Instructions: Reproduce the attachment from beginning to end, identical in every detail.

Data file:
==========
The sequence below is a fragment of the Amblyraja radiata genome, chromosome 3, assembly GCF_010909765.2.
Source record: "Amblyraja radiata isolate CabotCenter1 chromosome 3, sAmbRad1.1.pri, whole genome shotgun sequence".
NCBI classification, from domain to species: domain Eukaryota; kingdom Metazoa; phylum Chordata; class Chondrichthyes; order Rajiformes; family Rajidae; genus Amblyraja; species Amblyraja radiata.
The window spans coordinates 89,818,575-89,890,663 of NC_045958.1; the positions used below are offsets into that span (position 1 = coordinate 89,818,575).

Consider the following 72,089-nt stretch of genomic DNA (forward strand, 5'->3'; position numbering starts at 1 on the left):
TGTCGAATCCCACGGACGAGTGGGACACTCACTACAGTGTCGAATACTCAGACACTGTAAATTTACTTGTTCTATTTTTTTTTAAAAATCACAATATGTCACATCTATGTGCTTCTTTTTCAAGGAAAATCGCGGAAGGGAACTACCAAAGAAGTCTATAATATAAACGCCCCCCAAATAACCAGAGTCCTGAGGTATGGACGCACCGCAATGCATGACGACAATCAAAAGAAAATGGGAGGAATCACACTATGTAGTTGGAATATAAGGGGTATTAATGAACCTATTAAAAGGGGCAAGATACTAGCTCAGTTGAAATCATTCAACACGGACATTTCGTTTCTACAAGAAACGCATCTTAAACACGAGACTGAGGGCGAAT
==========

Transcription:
The sequence below is a fragment of the Amblyraja radiata genome, chromosome 3, assembly GCF_010909765.2.
Source record: "Amblyraja radiata isolate CabotCenter1 chromosome 3, sAmbRad1.1.pri, whole genome shotgun sequence".
NCBI classification, from domain to species: domain Eukaryota; kingdom Metazoa; phylum Chordata; class Chondrichthyes; order Rajiformes; family Rajidae; genus Amblyraja; species Amblyraja radiata.
The window spans coordinates 89,818,575-89,890,663 of NC_045958.1; the positions used below are offsets into that span (position 1 = coordinate 89,818,575).

Consider the following 72,089-nt stretch of genomic DNA (forward strand, 5'->3'; position numbering starts at 1 on the left):
TGTCGAATCCCACGGACGAGTGGGACACTCACTACAGTGTCGAATACTCAGACACTGTAAATTTACTTGTTCTATTTTTTTTTAAAAATCACAATATGTCACATCTATGTGCTTCTTTTTCAAGGAAAATCGCGGAAGGGAACTACCAAAGAAGTCTATAATATAAACGCCCCCCAAATAACCAGAGTCCTGAGGTATGGACGCACCGCAATGCATGACGACAATCAAAAGAAAATGGGAGGAATCACACTATGTAGTTGGAATATAAGGGGTATTAATGAACCTATTAAAAGGGGCAAGATACTAGCTCAGTTGAAATCATTCAACACGGACATTTCGTTTCTACAAGAAACGCATCTTAAACACGAGACTGAGGGCGAAT